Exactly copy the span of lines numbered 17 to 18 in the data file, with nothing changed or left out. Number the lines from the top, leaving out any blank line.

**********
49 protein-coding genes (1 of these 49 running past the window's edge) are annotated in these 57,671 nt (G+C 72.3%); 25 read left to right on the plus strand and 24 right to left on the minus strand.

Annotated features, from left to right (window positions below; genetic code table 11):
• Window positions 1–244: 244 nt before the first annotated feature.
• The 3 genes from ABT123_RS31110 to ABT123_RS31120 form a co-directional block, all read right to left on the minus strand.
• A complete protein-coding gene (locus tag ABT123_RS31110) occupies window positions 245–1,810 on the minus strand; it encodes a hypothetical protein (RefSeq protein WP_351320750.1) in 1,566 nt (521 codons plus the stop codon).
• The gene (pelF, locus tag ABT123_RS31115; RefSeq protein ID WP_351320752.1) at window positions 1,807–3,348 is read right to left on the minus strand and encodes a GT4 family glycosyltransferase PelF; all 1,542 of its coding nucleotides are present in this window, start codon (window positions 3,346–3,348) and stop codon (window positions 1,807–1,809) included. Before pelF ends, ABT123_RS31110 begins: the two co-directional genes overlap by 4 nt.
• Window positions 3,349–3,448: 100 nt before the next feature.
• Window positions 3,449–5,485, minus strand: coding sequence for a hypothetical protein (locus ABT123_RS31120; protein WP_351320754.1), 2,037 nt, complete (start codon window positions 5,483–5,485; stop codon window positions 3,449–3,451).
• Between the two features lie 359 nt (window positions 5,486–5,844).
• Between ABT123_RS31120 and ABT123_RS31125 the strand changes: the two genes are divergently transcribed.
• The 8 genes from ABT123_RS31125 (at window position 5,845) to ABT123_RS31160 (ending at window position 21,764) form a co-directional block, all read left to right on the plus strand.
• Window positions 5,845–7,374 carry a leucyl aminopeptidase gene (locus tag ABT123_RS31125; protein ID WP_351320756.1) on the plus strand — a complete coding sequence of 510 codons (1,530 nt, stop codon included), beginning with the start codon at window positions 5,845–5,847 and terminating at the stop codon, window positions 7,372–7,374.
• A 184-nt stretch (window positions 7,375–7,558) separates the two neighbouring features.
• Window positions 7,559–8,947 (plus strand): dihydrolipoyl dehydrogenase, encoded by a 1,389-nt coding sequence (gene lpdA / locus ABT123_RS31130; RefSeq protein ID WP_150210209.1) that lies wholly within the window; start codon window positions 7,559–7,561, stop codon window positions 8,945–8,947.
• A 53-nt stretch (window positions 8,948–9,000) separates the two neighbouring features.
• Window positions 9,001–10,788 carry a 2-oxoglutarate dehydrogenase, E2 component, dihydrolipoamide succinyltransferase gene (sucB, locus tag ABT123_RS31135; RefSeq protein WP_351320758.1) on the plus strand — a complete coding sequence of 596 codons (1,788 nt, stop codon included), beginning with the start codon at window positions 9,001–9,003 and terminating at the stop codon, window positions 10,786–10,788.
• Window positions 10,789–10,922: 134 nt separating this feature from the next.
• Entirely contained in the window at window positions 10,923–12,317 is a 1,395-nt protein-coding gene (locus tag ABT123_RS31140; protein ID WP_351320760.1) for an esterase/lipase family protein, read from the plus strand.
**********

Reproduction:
• Window positions 10,789–10,922: 134 nt separating this feature from the next.
• Entirely contained in the window at window positions 10,923–12,317 is a 1,395-nt protein-coding gene (locus tag ABT123_RS31140; protein ID WP_351320760.1) for an esterase/lipase family protein, read from the plus strand.